CALGARY - The controversial Northern Gateway pipeline project is of national importance and is critical to Canada's future economic strength, Alberta's premier said Friday.
Touting the project, along with the proposed Keystone XL pipeline into the United States, was a large part of Alison Redford's first major speech in Calgary since becoming premier.
"We need to be able to talk about why the success of this pipeline becomes critical to our economic success in the next two years. But we are going to have to separate the wheat from the chaff because we know there are going to be a number of interveners who have very particular political agendas," said Redford in a question and answer session following a lunch-hour address to the Calgary Chamber of Commerce.
"The agenda that I think matters to most Canadians is the agenda for economic growth at a time when the rest of the world is in very uncertain circumstances and we just don't have to be."
Redford noted that more than 5,400 people have registered to speak at the hearings into the $5.5-billion Enbridge (TSX:ENB) Northern Gateway pipeline that, if built, would carry more than a half-million barrels of oil a day to the B.C. coast.
The Canadian Environmental Assessment Agency said so many people have registered to speak in B.C. and Alberta that the review panel will visit some communities twice.
Most of the hearings will be held in communities along the route of the 1,200-kilometre pipeline.
But there will also be hearings in Calgary, Edmonton, Vancouver, Victoria and the Queen Charlotte Islands.
Redford told the audience it shouldn't just be Alberta left alone to lobby on behalf of the proposal. She said it is of national importance for the project to go ahead.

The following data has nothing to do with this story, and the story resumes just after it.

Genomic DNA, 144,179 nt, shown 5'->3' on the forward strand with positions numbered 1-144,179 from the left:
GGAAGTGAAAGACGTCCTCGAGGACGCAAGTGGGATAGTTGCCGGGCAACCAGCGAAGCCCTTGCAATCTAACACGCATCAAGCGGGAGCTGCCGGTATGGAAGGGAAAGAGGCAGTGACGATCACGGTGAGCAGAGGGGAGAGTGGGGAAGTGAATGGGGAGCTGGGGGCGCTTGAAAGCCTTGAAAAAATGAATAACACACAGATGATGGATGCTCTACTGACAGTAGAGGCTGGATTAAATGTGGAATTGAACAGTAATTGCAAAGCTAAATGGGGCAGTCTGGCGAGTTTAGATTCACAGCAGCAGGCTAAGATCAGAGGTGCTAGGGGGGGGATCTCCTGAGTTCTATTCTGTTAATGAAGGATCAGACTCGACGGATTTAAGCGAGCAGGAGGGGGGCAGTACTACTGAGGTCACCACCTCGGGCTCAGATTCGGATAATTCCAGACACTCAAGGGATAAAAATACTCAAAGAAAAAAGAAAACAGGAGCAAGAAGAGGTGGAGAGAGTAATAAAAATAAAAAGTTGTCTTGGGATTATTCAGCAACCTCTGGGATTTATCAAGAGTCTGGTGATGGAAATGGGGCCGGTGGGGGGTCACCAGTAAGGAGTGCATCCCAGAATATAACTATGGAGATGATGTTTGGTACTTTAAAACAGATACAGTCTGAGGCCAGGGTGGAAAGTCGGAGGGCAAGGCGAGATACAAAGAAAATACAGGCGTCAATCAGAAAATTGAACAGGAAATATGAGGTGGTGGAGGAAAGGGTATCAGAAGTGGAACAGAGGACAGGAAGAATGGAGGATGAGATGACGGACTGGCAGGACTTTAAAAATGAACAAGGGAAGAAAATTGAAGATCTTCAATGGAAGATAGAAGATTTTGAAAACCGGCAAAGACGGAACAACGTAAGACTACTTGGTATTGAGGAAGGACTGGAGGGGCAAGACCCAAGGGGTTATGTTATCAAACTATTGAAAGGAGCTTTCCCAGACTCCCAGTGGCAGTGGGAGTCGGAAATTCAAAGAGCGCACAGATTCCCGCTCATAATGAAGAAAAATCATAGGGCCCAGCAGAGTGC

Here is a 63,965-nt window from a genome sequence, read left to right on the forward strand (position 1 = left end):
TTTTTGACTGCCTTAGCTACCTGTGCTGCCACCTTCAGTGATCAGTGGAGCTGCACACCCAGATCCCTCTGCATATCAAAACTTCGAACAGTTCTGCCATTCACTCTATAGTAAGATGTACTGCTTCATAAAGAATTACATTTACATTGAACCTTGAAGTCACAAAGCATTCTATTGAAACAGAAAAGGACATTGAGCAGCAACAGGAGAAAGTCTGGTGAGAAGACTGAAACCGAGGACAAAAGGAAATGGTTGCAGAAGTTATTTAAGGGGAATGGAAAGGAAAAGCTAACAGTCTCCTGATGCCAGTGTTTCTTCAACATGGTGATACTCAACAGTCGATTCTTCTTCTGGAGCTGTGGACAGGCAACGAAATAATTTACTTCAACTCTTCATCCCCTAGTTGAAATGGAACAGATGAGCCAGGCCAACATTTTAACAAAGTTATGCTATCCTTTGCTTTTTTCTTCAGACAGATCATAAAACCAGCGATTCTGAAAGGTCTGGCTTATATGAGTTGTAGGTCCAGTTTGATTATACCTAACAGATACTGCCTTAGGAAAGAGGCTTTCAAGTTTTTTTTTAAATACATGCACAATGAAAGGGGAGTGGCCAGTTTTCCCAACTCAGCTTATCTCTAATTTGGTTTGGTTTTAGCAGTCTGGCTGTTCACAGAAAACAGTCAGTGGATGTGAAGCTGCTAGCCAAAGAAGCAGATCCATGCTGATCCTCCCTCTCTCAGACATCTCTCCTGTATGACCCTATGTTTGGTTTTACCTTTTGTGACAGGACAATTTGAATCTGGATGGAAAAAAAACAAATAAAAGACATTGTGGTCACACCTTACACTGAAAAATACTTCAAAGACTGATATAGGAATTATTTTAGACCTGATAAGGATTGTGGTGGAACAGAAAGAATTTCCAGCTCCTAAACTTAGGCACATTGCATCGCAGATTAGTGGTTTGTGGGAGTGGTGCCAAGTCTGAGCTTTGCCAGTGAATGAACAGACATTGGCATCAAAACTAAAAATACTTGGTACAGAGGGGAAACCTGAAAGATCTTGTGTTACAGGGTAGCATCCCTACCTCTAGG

"I don't think it's appropriate or even necessary for only Alberta or only Alberta interests to be out lobbying with respect to this pipeline. We're trying to ensure it succeeds. This is an issue that takes on national importance and my expectation with people in Ottawa including the prime minister is they understand that," she said.
"The primary difference needs to be a relationship with other parts of Canada that understands that we're not a chequebook," Redford said.
"We're actually part of what will be particularly in the next two years a critical resource that will allow the Canadian economy to thrive in a way that many others in the world won't."
Redford said she has purposely not lobbied in Washington, D.C., for the Keystone XL pipeline because it is a domestic process. She said she expects Canada to receive the same respect when the Northern Gateway hearings begin.
Supporters say the project would create jobs and new markets for Alberta oil, but opponents fear pipeline or oil tanker spills could devastate the environment.